Newport’s transformation from an area rife with abandoned rail yards into a modern neighborhood ranks as one of New Jersey’s largest revitalization efforts ever and an ambitious plan looking to bring almost 2,000 new apartments and townhomes to the southern tip of the community could soon move forward.
Jersey Digs broke the news last summer about plans for an 8.5-acre pier at 2 Sixth Street. The structure was originally built by the Pennsylvania Railroad as a low water timber relieving platform but has remained vacant for many years under LeFrak, the current owner.
The company had initially pitched an office development for the site but scrapped that proposal last year in favor of a mixed-use residential project. Our exclusive reporting from September showed that LeFrak submitted plans regarding the project to the Department of Environmental Protection, who will need to sign off on the project for it to advance.
The company will soon be seeking local approvals that could massively reshape the neighborhood’s skyline. Drawn up by New York-based Arquitectonica, LeFrak’s plans for 2 Sixth Street include three total structures and five high-rise towers that are set to include a total of 1,998 residential units.
Per an application submitted to Jersey City, the development’s westernmost building would have two offset 33-story towers connected by an eight-story podium base. The first five floors would consist of a parking garage sporting 349 parking spaces, while the sixth floor of amenities would include an entertainment room, a 7,500-square-foot terrace, health center, indoor pool, club lounge, yoga room, and game rooms.
The central building of the proposal would also have an eight-story podium base but feature one 33-story and one 39-story tower. The base of the middle structure would include a full eight floors of parking with 660 spaces, and both the central and westernmost buildings would feature two- and three-bedroom duplex townhomes that wrap around the taller portions.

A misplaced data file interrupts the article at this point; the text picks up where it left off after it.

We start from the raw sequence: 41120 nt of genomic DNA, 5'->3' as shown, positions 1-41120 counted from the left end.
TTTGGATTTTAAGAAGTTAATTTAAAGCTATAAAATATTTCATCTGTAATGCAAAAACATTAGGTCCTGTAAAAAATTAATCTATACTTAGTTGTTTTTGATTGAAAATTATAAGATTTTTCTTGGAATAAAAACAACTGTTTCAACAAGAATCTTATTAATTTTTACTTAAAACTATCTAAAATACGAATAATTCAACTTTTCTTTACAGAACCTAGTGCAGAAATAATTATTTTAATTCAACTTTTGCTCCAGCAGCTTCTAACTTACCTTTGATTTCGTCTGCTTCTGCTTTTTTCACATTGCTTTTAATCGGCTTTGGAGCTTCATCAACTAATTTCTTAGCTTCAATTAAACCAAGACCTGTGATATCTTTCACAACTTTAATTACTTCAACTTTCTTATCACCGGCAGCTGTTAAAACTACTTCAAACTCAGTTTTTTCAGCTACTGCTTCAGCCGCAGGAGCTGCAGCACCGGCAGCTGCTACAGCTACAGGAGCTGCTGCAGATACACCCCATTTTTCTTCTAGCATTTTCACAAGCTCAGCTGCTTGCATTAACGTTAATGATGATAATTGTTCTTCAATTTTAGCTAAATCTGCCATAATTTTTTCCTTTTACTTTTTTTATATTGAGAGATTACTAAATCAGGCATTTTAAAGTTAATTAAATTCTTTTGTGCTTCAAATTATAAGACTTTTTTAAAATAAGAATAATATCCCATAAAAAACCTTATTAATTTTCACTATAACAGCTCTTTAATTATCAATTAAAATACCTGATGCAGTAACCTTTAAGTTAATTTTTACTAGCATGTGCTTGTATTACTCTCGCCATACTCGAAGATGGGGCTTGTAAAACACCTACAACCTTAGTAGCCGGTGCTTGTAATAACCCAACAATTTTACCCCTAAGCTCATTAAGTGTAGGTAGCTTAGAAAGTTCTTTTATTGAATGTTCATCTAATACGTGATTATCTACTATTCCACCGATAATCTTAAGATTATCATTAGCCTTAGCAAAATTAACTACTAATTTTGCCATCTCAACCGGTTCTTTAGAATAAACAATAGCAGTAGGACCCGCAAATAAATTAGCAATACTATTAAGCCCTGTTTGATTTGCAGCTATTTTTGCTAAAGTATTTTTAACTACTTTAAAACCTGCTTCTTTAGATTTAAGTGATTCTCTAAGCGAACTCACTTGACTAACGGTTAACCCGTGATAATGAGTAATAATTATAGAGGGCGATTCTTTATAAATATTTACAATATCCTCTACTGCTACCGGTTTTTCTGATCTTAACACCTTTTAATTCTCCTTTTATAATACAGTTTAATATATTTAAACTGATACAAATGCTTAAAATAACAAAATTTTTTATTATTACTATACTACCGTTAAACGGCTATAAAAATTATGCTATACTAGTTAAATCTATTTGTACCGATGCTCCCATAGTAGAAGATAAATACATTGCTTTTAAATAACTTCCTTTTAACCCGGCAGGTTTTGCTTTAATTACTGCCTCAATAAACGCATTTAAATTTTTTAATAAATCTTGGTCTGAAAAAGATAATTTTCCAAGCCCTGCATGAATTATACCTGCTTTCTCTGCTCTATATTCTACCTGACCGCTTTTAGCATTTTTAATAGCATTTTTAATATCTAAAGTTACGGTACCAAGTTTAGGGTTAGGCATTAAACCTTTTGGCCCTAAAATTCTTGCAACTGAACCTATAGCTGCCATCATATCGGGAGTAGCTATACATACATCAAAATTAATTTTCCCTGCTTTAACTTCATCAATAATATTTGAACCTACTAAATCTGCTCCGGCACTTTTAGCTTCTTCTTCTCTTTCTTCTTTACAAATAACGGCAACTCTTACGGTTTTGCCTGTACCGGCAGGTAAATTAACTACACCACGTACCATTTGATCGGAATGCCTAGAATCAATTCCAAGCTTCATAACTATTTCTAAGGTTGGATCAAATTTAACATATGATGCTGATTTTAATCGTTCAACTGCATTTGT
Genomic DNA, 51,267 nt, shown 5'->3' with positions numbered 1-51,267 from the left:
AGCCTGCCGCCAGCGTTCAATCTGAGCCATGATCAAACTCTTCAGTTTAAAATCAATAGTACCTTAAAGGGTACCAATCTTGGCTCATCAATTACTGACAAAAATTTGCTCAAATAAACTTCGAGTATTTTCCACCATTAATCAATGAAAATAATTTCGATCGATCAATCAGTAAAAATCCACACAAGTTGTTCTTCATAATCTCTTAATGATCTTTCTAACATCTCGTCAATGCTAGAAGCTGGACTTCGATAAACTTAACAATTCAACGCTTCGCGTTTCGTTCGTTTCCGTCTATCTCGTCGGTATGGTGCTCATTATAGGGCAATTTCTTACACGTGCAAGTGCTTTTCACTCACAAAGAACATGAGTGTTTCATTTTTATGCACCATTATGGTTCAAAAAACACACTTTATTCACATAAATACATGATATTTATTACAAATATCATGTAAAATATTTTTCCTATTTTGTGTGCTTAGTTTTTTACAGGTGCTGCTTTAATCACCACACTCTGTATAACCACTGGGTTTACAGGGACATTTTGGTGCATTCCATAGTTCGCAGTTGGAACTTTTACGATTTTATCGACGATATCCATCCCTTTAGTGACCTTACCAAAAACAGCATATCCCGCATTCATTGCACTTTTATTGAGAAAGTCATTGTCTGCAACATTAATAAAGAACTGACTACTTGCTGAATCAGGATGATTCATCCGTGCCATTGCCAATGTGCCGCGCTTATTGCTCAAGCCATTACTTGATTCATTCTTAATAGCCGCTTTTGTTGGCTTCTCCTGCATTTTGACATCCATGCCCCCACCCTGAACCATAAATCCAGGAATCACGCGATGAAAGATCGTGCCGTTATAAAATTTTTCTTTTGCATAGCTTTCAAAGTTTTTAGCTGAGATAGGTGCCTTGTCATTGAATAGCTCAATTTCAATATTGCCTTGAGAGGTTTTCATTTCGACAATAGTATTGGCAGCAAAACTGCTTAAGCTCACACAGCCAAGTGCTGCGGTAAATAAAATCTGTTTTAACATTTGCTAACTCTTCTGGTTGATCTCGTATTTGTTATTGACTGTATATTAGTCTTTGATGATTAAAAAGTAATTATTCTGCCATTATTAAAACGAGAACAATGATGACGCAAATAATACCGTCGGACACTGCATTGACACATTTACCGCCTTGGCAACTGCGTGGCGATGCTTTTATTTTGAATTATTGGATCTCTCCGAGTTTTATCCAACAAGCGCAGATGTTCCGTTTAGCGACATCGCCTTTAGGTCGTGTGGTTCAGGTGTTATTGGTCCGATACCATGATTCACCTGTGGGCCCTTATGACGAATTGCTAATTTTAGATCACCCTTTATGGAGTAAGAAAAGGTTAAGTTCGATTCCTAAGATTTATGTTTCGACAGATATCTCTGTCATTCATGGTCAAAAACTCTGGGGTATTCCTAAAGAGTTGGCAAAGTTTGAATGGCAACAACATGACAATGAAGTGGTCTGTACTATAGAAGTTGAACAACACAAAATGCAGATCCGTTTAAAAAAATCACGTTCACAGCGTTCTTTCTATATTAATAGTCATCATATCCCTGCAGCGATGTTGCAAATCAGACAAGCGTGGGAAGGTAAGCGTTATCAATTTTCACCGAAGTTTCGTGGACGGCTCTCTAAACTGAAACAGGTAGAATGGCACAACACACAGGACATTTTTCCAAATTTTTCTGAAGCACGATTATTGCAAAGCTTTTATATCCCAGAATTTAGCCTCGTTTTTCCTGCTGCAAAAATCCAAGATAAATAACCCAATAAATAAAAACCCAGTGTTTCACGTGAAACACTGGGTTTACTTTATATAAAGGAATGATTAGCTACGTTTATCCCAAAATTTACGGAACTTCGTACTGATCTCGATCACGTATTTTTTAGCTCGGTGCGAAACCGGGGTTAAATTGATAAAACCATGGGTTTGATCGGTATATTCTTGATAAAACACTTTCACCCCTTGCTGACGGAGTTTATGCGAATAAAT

Both podiums at the first two components would feature roofs that double as outdoor terraces for future residents with greenery spanning over 35,000 square feet. The first two portions would additionally include a combined 1,096 spaces for bicycles within both garage facilities.
The easternmost portion of the property would be home to the final and tallest building under the plan, as a stand-alone tower that rises 51 stories is envisioned. The structure would be connected to the middle component via a third-floor sky bridge and include a single 3,185-square-foot retail space on the north side of the tower’s ground floor.
To facilitate the property’s development, LeFrak has proposed extending Sixth Street westbound from its current terminus near the start of the pier. The road would run along the pier’s southern portion and three loops to access the buildings and parking garages would be constructed within the development.
The proposal would add over half a mile to the Hudson River Waterfront Walkway throughout the entire perimeter of the pier plus some additional open space between the buildings. The exteriors of all the buildings are slated to utilize vision glass, metal canopies, and stone cladding components for a modern look.
The 2 Sixth Street property falls mostly within Jersey City’s Newport Redevelopment Plan but has a small portion under the jurisdiction of the Harsimus Cove Redevelopment Plan. LeFrak will need variances related to minimum yard and multiple structures on the same lot to move forward, as the property is currently not subdivided and remains one giant parcel.
The latest proposal from LeFrak is tentatively scheduled to be heard by Jersey City’s planning board during their April 6 meeting, which begins at 5:30 p.m. and will be held virtually on Zoom. It can be accessed by the public at this link or at the webinar ID 894 1105 4619.
LeFrak’s presence along the Jersey City waterfront is large and the company’s The Beach project is slated to wrap construction later this year. They won approvals just weeks ago to construct a facility nearby dubbed Newport Pier Park despite controversy that erupted over a since-removed section that was slated to be accessible only to residents of their buildings.